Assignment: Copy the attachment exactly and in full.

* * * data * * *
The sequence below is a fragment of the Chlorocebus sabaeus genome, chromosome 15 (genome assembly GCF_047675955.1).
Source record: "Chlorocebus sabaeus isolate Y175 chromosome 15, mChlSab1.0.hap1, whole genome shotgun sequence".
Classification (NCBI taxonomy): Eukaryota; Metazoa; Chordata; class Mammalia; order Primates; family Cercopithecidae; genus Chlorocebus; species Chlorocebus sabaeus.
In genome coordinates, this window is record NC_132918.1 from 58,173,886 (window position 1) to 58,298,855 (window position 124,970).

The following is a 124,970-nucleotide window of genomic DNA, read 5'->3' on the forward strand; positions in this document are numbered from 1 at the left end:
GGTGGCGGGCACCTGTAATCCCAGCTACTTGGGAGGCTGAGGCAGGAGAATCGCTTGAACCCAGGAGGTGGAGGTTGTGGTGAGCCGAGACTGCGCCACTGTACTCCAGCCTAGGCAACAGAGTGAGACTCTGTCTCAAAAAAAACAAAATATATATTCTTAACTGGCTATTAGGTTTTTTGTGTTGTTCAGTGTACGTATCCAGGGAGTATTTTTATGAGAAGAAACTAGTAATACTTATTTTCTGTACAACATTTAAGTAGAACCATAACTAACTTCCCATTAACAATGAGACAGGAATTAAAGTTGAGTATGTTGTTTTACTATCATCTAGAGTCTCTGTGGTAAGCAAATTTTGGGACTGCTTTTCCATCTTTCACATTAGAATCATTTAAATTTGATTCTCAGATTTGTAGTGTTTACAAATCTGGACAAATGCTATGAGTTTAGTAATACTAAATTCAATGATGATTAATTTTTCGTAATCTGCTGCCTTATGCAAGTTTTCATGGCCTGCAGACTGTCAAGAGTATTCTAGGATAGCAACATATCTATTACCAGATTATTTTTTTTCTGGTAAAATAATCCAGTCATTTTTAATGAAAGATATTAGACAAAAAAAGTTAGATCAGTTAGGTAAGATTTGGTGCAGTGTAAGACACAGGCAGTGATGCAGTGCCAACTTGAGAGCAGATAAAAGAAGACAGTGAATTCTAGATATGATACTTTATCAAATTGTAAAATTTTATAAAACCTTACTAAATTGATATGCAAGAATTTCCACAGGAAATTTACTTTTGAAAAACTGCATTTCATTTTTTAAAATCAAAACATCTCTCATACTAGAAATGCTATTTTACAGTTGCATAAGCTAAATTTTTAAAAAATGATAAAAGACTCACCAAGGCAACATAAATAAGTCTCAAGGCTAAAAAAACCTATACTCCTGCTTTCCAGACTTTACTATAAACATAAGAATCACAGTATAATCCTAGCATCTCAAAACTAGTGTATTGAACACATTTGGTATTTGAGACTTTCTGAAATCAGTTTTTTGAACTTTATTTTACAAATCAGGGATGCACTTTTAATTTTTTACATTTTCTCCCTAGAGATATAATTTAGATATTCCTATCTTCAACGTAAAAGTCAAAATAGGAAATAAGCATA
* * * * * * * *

The sequence below is a fragment of the Chlorocebus sabaeus genome, chromosome 15 (genome assembly GCF_047675955.1).
Source record: "Chlorocebus sabaeus isolate Y175 chromosome 15, mChlSab1.0.hap1, whole genome shotgun sequence".
Classification (NCBI taxonomy): Eukaryota; Metazoa; Chordata; class Mammalia; order Primates; family Cercopithecidae; genus Chlorocebus; species Chlorocebus sabaeus.
In genome coordinates, this window is record NC_132918.1 from 58,173,886 (window position 1) to 58,298,855 (window position 124,970).

The following is a 124,970-nucleotide window of genomic DNA, read 5'->3' on the forward strand; positions in this document are numbered from 1 at the left end:
GGTGGCGGGCACCTGTAATCCCAGCTACTTGGGAGGCTGAGGCAGGAGAATCGCTTGAACCCAGGAGGTGGAGGTTGTGGTGAGCCGAGACTGCGCCACTGTACTCCAGCCTAGGCAACAGAGTGAGACTCTGTCTCAAAAAAAACAAAATATATATTCTTAACTGGCTATTAGGTTTTTTGTGTTGTTCAGTGTACGTATCCAGGGAGTATTTTTATGAGAAGAAACTAGTAATACTTATTTTCTGTACAACATTTAAGTAGAACCATAACTAACTTCCCATTAACAATGAGACAGGAATTAAAGTTGAGTATGTTGTTTTACTATCATCTAGAGTCTCTGTGGTAAGCAAATTTTGGGACTGCTTTTCCATCTTTCACATTAGAATCATTTAAATTTGATTCTCAGATTTGTAGTGTTTACAAATCTGGACAAATGCTATGAGTTTAGTAATACTAAATTCAATGATGATTAATTTTTCGTAATCTGCTGCCTTATGCAAGTTTTCATGGCCTGCAGACTGTCAAGAGTATTCTAGGATAGCAACATATCTATTACCAGATTATTTTTTTTCTGGTAAAATAATCCAGTCATTTTTAATGAAAGATATTAGACAAAAAAAGTTAGATCAGTTAGGTAAGATTTGGTGCAGTGTAAGACACAGGCAGTGATGCAGTGCCAACTTGAGAGCAGATAAAAGAAGACAGTGAATTCTAGATATGATACTTTATCAAATTGTAAAATTTTATAAAACCTTACTAAATTGATATGCAAGAATTTCCACAGGAAATTTACTTTTGAAAAACTGCATTTCATTTTTTAAAATCAAAACATCTCTCATACTAGAAATGCTATTTTACAGTTGCATAAGCTAAATTTTTAAAAAATGATAAAAGACTCACCAAGGCAACATAAATAAGTCTCAAGGCTAAAAAAACCTATACTCCTGCTTTCCAGACTTTACTATAAACATAAGAATCACAGTATAATCCTAGCATCTCAAAACTAGTGTATTGAACACATTTGGTATTTGAGACTTTCTGAAATCAGTTTTTTGAACTTTATTTTACAAATCAGGGATGCACTTTTAATTTTTTACATTTTCTCCCTAGAGATATAATTTAGATATTCCTATCTTCAACGTAAAAGTCAAAATAGGAAATAAGCATA